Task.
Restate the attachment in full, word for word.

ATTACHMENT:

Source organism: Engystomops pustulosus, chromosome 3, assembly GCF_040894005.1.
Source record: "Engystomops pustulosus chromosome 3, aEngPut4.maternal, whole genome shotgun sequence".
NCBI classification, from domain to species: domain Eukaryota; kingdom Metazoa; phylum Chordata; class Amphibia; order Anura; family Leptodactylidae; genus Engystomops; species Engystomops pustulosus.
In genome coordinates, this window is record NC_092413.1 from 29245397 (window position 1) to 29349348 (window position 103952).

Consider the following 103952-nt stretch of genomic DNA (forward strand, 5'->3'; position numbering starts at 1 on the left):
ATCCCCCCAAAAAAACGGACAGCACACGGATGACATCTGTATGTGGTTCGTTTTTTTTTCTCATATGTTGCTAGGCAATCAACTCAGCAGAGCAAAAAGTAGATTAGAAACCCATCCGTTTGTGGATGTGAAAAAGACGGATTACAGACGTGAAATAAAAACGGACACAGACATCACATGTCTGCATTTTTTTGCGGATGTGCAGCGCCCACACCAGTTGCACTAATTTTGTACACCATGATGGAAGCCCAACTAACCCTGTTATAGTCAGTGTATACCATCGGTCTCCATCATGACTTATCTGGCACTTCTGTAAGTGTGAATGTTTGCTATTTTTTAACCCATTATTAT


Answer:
Source organism: Engystomops pustulosus, chromosome 3, assembly GCF_040894005.1.
Source record: "Engystomops pustulosus chromosome 3, aEngPut4.maternal, whole genome shotgun sequence".
NCBI classification, from domain to species: domain Eukaryota; kingdom Metazoa; phylum Chordata; class Amphibia; order Anura; family Leptodactylidae; genus Engystomops; species Engystomops pustulosus.
In genome coordinates, this window is record NC_092413.1 from 29245397 (window position 1) to 29349348 (window position 103952).

Consider the following 103952-nt stretch of genomic DNA (forward strand, 5'->3'; position numbering starts at 1 on the left):
ATCCCCCCAAAAAAACGGACAGCACACGGATGACATCTGTATGTGGTTCGTTTTTTTTTCTCATATGTTGCTAGGCAATCAACTCAGCAGAGCAAAAAGTAGATTAGAAACCCATCCGTTTGTGGATGTGAAAAAGACGGATTACAGACGTGAAATAAAAACGGACACAGACATCACATGTCTGCATTTTTTTGCGGATGTGCAGCGCCCACACCAGTTGCACTAATTTTGTACACCATGATGGAAGCCCAACTAACCCTGTTATAGTCAGTGTATACCATCGGTCTCCATCATGACTTATCTGGCACTTCTGTAAGTGTGAATGTTTGCTATTTTTTAACCCATTATTAT